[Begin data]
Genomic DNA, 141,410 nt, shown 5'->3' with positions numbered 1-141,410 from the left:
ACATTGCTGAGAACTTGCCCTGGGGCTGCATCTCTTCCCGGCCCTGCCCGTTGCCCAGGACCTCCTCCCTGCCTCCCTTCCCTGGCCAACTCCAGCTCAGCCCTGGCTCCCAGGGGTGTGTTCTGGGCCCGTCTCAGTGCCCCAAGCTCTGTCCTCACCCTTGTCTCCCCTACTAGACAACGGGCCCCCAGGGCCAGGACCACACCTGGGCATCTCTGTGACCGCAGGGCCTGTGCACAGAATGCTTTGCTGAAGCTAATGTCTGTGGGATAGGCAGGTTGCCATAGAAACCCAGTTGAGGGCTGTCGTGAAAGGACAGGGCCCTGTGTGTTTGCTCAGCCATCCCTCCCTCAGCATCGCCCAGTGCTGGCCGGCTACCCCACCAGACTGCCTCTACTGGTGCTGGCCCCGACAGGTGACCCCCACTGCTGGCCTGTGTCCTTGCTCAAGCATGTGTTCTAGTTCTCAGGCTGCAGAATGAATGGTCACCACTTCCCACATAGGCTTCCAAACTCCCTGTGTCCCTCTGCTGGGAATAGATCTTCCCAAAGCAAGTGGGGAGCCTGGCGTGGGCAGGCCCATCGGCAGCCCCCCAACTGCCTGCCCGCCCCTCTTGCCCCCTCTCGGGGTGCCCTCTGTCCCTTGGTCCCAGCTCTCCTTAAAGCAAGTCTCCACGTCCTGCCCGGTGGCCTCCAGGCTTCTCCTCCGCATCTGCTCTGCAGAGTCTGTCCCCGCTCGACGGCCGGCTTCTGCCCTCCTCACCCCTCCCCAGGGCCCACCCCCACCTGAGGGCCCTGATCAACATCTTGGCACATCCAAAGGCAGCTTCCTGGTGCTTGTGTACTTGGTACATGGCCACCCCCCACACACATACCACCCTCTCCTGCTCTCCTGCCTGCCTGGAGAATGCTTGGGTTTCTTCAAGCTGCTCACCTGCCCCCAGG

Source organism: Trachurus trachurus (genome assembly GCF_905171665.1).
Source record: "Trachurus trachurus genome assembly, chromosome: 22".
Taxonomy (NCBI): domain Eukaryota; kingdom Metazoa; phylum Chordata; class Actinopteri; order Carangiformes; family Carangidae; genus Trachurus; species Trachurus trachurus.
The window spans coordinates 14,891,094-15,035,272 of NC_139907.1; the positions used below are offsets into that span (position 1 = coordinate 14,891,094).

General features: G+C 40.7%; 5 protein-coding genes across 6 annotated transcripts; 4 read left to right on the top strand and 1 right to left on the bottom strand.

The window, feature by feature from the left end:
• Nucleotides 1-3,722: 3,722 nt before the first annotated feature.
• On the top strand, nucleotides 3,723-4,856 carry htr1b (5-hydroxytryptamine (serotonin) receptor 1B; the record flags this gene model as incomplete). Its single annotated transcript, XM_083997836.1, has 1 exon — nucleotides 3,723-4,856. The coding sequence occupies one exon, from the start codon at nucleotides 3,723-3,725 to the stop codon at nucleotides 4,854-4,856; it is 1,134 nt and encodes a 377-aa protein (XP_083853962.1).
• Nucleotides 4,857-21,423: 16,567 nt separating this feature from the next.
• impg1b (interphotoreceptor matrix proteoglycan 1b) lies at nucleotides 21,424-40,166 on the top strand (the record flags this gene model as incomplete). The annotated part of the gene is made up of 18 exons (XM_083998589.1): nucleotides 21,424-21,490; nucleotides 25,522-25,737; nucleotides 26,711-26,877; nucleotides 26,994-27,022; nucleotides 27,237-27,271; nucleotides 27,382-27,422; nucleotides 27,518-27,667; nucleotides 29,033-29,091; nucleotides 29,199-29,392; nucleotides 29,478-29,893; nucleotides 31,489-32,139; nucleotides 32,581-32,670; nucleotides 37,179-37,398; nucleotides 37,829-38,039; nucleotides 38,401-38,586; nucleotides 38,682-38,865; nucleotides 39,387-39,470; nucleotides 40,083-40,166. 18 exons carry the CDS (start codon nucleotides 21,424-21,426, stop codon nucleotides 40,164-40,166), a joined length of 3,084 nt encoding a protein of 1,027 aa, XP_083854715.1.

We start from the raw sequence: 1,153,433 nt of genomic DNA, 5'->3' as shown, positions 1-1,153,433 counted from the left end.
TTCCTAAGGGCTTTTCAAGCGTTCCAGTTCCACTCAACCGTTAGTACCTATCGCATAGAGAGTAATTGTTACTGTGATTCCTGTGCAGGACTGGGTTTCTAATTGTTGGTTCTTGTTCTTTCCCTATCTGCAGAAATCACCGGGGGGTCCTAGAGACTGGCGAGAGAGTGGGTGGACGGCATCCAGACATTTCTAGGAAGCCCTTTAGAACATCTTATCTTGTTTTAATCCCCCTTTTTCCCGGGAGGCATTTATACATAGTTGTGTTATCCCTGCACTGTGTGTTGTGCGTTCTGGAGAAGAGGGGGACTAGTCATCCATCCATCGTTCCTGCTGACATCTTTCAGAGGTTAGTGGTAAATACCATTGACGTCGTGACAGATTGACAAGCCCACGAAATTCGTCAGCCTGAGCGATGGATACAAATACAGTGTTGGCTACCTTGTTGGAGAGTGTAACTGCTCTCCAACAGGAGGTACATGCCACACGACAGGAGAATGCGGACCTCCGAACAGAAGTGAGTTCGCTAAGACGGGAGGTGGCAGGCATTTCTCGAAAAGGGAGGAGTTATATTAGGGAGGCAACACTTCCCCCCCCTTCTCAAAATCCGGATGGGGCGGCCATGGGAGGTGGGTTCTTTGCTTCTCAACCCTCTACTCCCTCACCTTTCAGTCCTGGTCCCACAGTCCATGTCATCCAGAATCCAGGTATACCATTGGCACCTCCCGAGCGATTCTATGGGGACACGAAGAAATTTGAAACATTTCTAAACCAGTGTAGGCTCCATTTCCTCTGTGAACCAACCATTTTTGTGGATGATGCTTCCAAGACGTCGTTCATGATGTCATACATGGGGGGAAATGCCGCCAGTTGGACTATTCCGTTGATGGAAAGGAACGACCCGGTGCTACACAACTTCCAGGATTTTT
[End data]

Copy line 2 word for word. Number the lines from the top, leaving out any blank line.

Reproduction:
ACATTGCTGAGAACTTGCCCTGGGGCTGCATCTCTTCCCGGCCCTGCCCGTTGCCCAGGACCTCCTCCCTGCCTCCCTTCCCTGGCCAACTCCAGCTCAGCCCTGGCTCCCAGGGGTGTGTTCTGGGCCCGTCTCAGTGCCCCAAGCTCTGTCCTCACCCTTGTCTCCCCTACTAGACAACGGGCCCCCAGGGCCAGGACCACACCTGGGCATCTCTGTGACCGCAGGGCCTGTGCACAGAATGCTTTGCTGAAGCTAATGTCTGTGGGATAGGCAGGTTGCCATAGAAACCCAGTTGAGGGCTGTCGTGAAAGGACAGGGCCCTGTGTGTTTGCTCAGCCATCCCTCCCTCAGCATCGCCCAGTGCTGGCCGGCTACCCCACCAGACTGCCTCTACTGGTGCTGGCCCCGACAGGTGACCCCCACTGCTGGCCTGTGTCCTTGCTCAAGCATGTGTTCTAGTTCTCAGGCTGCAGAATGAATGGTCACCACTTCCCACATAGGCTTCCAAACTCCCTGTGTCCCTCTGCTGGGAATAGATCTTCCCAAAGCAAGTGGGGAGCCTGGCGTGGGCAGGCCCATCGGCAGCCCCCCAACTGCCTGCCCGCCCCTCTTGCCCCCTCTCGGGGTGCCCTCTGTCCCTTGGTCCCAGCTCTCCTTAAAGCAAGTCTCCACGTCCTGCCCGGTGGCCTCCAGGCTTCTCCTCCGCATCTGCTCTGCAGAGTCTGTCCCCGCTCGACGGCCGGCTTCTGCCCTCCTCACCCCTCCCCAGGGCCCACCCCCACCTGAGGGCCCTGATCAACATCTTGGCACATCCAAAGGCAGCTTCCTGGTGCTTGTGTACTTGGTACATGGCCACCCCCCACACACATACCACCCTCTCCTGCTCTCCTGCCTGCCTGGAGAATGCTTGGGTTTCTTCAAGCTGCTCACCTGCCCCCAGG